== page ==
Changes to Lab Services
June 7, 2021

COVID Update August 2021

The Delta Variant

The delta variant of SARS-CoV-2 is one of the latest mutations of this persistent corona virus.  So is this a big deal?  We have already had several variants including one that originated in the UK and one in Brazil.  Viruses want to survive so they adapt.  Mutations occur naturally in viruses.  If a particular mutation is more efficient in reproduction than the others, it survives and reproduces.  The delta variant, which was first noted in India, is now the dominant form of SARS-Cov-2 in the US.  So why be concerned?   We define the infectivity of a virus by how easy it is for one person to transmit to another.  We use the term R0 or R naught or Reproductive number. The number after the R  represents how many people one person with the virus will infect.  Chicken pox has an R of 8.  Measles is 9.  The original SARS-Cov-2 was only R 2.5 to 3.  The delta variant is R 5-8.  In other words it is almost as contagious as Chicken pox.  I remember as a kid everyone got  chicken pox.  Of course we now have a Chicken Pox (varicella) vaccine and no kids get or die from it. The same happened with mumps and measles.  We have almost eradicated those diseases.

 

So we should be concerned about the delta variant because it is so contagious.   One hospitalist at a local hospital has told me that almost all of the people admitted with Covid-19 are in their 40s to 60s and are unvaccinated.  The number of people with Covid-19 at that hospital is doubling every 8.5 days.  From a reputable source at another hospital from one week in July, 11 people were admitted with Covid-19 with 10 unvaccinated.  One was vaccinated and still got the disease, was quite ill for a week and then recovered.  Nationwide 99% of people with Covid-19 are unvaccinated.  Everyone who has not had the disease nor vaccinated will get Covid-19.

 

The Risk of Vaccines.

In the US there are 3 licensed vaccines:  Moderna and Pfizer are both mRNA vaccines and J&J is a traditional vaccine.  All are effective and safe. The mRNA vaccines are slightly more effective but require a 2nd shot 3-4 weeks after the first.  What are the risks of taking these vaccines?   Most vaccinated persons will get a sore arm and some fatigue for a day or 2 after, more pronounced after the second dose.  J&J vaccine:  1 out of 1,000,000 young women in the 20-50 age group had cerebral sinus thrombosis (blood clots)  Most recovered.  MRNA vaccines (Moderna and Pfizer):  4 out of 1,000,000, mostly young men,  experienced myocarditis (inflammation of the heart muscle).  All recovered.   Putting risk into perspective, you have a 1 out of 100,000 risk of being struck by lightning,  1 out of 10,000 risk of having a serious reaction to penicillin.  So you are much more likely to be struck by lightning or get a serious reaction to penicillin than have a serious reaction to these vaccines. The vaccines do not cause infertility, are safe in pregnancy and do not alter DNA.   On the other hand, if you get Covid-19 you have a high risk of getting myocarditis, blood clots or some “long haul” neurological issues. One out of every hundred persons dies from Covid-19.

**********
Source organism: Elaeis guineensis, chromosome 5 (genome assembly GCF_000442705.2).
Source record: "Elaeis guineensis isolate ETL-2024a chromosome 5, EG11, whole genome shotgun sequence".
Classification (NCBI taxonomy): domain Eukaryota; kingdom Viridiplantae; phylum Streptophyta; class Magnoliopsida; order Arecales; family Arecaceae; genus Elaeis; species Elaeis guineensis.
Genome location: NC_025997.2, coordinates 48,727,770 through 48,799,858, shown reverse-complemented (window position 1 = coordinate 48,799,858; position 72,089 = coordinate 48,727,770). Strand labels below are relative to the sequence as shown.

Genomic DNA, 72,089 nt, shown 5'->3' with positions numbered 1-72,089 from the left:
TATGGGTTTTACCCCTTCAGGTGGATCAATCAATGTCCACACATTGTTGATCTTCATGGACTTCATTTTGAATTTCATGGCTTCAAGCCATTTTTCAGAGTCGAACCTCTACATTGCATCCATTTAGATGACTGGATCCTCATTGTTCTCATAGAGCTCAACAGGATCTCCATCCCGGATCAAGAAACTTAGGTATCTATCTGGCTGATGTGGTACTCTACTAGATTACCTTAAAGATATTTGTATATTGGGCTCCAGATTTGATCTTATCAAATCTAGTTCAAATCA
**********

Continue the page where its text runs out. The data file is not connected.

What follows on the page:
The Politics.

There have definitely been some mixed messages, particularly about masking.  Masks do help prevent spread.  As to whether children should wear them, I am no authority.  Ignore the politics and do what is best for you and your family and of course follow local regulations. 

 

The Vaccine.

As your doctor, I am an applied scientist and follow the literature to keep up to date on vaccine recommendations.  At the current time the delta variant is still sensitive to the 3 US vaccines. After review, I recommend that everyone over the age of 12 get the vaccine and do it now.  The greater the reservoir of unvaccinated people to infect, the greater the likelihood of more variants and more disease.   Let’s end this pandemic and get life back to normal.

David G. Wilson, M.D.